Thus, we should not treat each other like cogs in a machine. Rather, we need to celebrate the fact that life is not an assembly line but a journey that is full of unpredictable and spontaneous development full of vitality and moods, nuance and tendencies, poetry and passion. Life brings with it pondered choices, creativity, and rhythms that no machine can imitate.
And so, an organic society is one that is in sync with our human and organic nature. From the exuberant element of life, there springs forth unique systems of art, styles of life, socio-political institutions, and economic models that differ from the rigid and soulless central planning and one-size-fits-all solutions so prized by socialists and big government bureaucrats.
The socialist vision of society says society is merely a collection of individuals. Organic Christian society holds that we are social beings that normally perfect ourselves by living in community. Our social nature rejoices in being together with others where qualities are complemented by others and defects are counterbalanced. We must reject the individualistic concept which says each person is a fully self-sufficient, autonomous, and perfect being in need of no other. We must reject the claims of Thomas Hobbes, who describes life in society as a “war of every man against every man.”
Imagine a singer only wants to sing his part. He wants no connection with the choir. He never even wants to perform before an audience. He may be technically correct, but he will be a horrible singer since it is in that communion between singer and choir; chorus and audience that the singer refines his skills and corrects his shortcomings. This is an example of mechanistic society.
But a true organic society is the opposite. We want to be part of the choir because this enhance not destroys our personality. The more developed we become, the more our social nature impels us to seek our perfection in association with others, to help and be helped by others. An organic society is a true society oriented towards a common good as each person and group works to achieve their own perfection.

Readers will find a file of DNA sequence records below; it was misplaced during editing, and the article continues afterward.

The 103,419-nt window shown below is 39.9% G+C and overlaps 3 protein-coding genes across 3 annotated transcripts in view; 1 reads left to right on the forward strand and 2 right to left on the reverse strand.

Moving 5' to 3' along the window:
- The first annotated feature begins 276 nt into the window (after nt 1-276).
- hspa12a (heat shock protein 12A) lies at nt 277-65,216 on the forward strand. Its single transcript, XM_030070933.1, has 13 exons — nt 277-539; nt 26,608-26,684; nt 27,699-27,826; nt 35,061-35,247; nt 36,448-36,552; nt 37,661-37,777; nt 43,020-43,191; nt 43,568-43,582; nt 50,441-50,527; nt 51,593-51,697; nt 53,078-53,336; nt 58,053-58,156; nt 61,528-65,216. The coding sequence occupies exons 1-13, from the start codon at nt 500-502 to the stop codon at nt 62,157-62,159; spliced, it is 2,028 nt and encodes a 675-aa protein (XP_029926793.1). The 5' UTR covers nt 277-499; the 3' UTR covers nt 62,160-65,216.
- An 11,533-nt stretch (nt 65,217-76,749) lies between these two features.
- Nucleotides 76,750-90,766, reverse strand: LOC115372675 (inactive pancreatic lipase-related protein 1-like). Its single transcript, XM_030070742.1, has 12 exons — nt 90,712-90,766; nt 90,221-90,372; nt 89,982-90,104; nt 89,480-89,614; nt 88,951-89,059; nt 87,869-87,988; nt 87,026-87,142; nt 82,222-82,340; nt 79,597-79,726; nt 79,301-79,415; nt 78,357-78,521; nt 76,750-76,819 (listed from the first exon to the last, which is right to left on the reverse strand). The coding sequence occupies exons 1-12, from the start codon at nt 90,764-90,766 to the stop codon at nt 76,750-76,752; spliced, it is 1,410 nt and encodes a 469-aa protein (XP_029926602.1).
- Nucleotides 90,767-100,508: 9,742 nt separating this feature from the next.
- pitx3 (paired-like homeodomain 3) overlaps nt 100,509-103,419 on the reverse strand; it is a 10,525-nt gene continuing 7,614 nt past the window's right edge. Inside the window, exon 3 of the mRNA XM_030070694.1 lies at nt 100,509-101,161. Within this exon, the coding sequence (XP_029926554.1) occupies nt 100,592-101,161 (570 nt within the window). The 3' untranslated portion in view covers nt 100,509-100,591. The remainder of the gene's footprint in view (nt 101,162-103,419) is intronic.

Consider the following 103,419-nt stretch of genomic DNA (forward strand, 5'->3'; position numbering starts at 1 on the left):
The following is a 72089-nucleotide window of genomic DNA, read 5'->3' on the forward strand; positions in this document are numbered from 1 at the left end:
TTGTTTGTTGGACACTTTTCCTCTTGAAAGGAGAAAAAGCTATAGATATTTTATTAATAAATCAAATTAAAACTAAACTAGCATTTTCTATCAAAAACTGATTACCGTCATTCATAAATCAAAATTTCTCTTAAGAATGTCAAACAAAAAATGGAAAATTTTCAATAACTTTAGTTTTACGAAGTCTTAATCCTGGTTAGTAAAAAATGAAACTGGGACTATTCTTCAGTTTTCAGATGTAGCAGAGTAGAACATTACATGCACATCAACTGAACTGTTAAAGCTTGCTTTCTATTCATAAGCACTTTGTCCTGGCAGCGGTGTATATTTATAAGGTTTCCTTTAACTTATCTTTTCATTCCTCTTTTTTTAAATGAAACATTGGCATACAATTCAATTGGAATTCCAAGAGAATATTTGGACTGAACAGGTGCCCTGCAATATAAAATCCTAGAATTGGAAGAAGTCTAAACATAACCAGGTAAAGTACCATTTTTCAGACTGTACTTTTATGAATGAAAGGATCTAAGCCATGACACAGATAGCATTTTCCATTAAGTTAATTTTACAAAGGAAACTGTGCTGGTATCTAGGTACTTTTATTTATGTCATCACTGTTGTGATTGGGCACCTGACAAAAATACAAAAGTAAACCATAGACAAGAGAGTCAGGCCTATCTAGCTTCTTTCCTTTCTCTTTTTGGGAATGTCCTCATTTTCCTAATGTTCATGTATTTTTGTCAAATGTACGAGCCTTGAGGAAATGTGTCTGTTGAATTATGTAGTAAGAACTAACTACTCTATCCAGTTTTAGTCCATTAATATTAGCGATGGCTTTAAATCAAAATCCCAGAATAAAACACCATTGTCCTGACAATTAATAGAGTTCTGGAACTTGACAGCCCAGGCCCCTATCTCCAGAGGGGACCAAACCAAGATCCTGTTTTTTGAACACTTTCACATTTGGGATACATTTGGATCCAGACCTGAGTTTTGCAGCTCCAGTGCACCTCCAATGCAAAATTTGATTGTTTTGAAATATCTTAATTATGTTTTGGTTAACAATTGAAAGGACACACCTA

As Heinrich Rommen writes: “Life in community enlarges, exalts, and perfects the individual person, and cures the shortcomings and wants that are connected with mere individuality and isolation.”2
That is why an organic society celebrates the fact that just inequalities exist since the qualities of others help us in our quest for perfection. That is why an organic Christian society is an ordered hierarchical society since the inequalities of talents, abilities, and circumstances create the conditions for individuals or groups to have specific roles.
Leo XIII in his encyclical Quod Apostolici Muneris claims this hierarchy works like the members and organs in a body. He affirms: “He [God] appointed that there should be various orders in civil society, differing in dignity, rights, and power, whereby the State, like the Church, should be one body, consisting of many members, some nobler than others, but all necessary to each other and solicitous for the common good.”3
And so our first principle of organic Christian Society insists that we be true to our nature as living, social and rational beings. We must reject a mechanistic vision of life.
1 (Matthew Stewart, The Management Myth: Why the Experts Keep Getting it Wrong [New York: W.W. Norton, 2009], 57).
2 Rommen, State in Catholic Thought, 136.
3 Leo XIII, encyclical Quod Apostolici Muneris (1878) in The Papal Encyclicals, vol. 2, p. 13, no. 6.